And guess what? Those bones are probably not the dead of the winter of 1620-21. Scholars tell us that instead of burying the dead in the usual way, the Pilgrims used them to scare away the Wampanoag. They didn’t PUT THEM IN A GRAVEYARD, they propped them up like MANNEQUINS IN A HAUNTED HOUSE to MAKE IT LOOK like they had a FUCKING MILITIA. That’s right! They posed dead men, women, and children with muskets pointed out at the forest like the world’s worst three percenter themed fun house. And then they. . . went about their lives, with semi-frozen corpse guards posted up in a state of arrested decay. These, the people who WON’T EVEN GIVE THE DEAD A TOMBSTONE.

Two images showing the side and front of a large stone sarcophagus on Cole’s Hill. On the wide front is inscribed, “Of the one hungred and four passengers these died in Plymouth during the first year,” and in smaller letters underneath are a running list of names. On the shorter side is the inscription: “The bones of the pilgrims found at various times in and near this enclosure and preserved for many years in the canopy over the rock were returned at the time of the tercentenary celebration and are deposited within this monument. Erected by the General Society of Mayflower Descendants A.D. 1920.

new monument, who dis

I mean, I guess in some ways it’s consistent with the dogma, right? The soul has left the body and it’s superstitious to treat it otherwise, so why not just put them to work???? They don’t call it the Puritan work ethic for nothin, babes. Before I get into why this is such an enormously gothic, extremely American story, I need to tell you that it actually gets worse. Kathleen Donegan, who studies the colony and its history, says that they actually dragged sick and dying folks out to the woods. They weren’t dead yet, my dudes. They died alone in the forest, sitting sentry. Kathleen doesn’t think they were actually ever buried, but simply left to die and rot in the woods. THIS IS VERY DARK. EVEN FOR ME.

The official narrative, as crafted by later politicians and colonial propagandists, is that the Pilgrims buried their dead under cover of night, and grew corn on top of the graves, to hide their losses from the Wampanoag. “Night burials” became the version of the lore that explains part of the story of mass death and loss, in a much less transgressive manner. Interestingly, this version is told along with the one about the militia mannequins at the Plymouth historical sites.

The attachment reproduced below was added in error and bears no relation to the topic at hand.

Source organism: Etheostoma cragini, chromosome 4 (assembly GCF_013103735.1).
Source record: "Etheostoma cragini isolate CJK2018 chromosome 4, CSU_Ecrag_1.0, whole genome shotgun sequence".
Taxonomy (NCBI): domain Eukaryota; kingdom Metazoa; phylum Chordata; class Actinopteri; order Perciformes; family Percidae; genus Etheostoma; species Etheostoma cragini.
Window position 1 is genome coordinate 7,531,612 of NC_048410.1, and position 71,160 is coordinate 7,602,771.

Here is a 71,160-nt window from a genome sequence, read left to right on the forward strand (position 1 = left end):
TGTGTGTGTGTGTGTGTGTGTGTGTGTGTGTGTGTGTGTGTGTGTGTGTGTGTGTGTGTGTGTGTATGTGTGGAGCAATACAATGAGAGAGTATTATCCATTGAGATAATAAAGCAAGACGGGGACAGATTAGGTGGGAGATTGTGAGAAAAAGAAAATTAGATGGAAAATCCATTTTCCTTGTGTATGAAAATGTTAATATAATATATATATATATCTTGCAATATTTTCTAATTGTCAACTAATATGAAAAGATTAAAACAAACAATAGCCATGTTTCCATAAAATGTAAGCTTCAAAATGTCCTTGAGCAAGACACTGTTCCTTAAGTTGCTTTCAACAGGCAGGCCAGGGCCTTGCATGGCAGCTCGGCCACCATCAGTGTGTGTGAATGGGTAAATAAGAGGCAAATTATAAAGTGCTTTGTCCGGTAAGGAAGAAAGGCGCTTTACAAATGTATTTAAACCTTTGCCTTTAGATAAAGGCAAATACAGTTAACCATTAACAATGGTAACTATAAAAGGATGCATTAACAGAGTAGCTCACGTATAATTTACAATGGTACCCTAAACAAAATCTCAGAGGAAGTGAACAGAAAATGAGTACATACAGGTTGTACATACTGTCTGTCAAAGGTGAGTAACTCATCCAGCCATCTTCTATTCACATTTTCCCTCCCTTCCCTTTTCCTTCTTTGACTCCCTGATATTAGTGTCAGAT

There is so much to unpack in this story. It’s hard not to see this scene side by side with the deserted Wampanoag village. In the case of those dead, God took them out so that His chosen could have the site. But then the chosen used their own dead in a profane and potentially murderous way to assert their claim on the land. They covered it up with a story about night burials and the planting of corn. Is that the behavior of folks predestined to Heaven? No, dude, it’s what desperate, starving people do. But there’s no way they could let History see that.

Look, few societies tell honest stories about their creation. The founding myths of America are highly sanitized versions of our violent birth. Manifest destiny was one long bloody march to bring the land under control, to tame the wilderness, to exterminate the original inhabitants. It’s not a surprise that we tell ourselves fairy tale versions of this history. Who wants to think about frozen corpses with muskets when we can use a beautiful metaphor about corn sprouting from the graves of martyrs????

I guess what I want to say is this – isn’t the real story so much more interesting? Doesn’t it tell us SO MUCH MORE about the first English colonists in America? Cole’s Hill is cool but the true story of hubris, desperation, and suffering is much, much better suited to describe the real struggle of this country. America is built on a centuries long sacrifice of blood and treasure in service to ideals that we are STILL trying to embody AND that makes for a hell of story. That’s why I tell them, and that’s why you read them.


A closeup of the plaque describing the National Day of Mourning. The inscription reads, “Since 1970, Native Americans have gathered at noon on Cole’s Hill in Plymouth to commemorate a National Day of Mourning on the U.S. Thanksgiving holiday. Many Native Americans do not celebrate the arrival of the Pilgrims and other European settlers. To them, Thanksgiving Day is a reminder of the genocide of millions of their people, the theft of their lands, and the relentless assualt on their culture. Participants in National Day of Mourning honor Native ancestors and the struggles of Native peoples to survive today. It is a day of remembrance and spiritual connection as well as a protest of the racism and oppression which Native Americans continue to experience. Erected by the Town of Plymouth on behalf of the United American Indians of New England.

There’s no witty caption for this one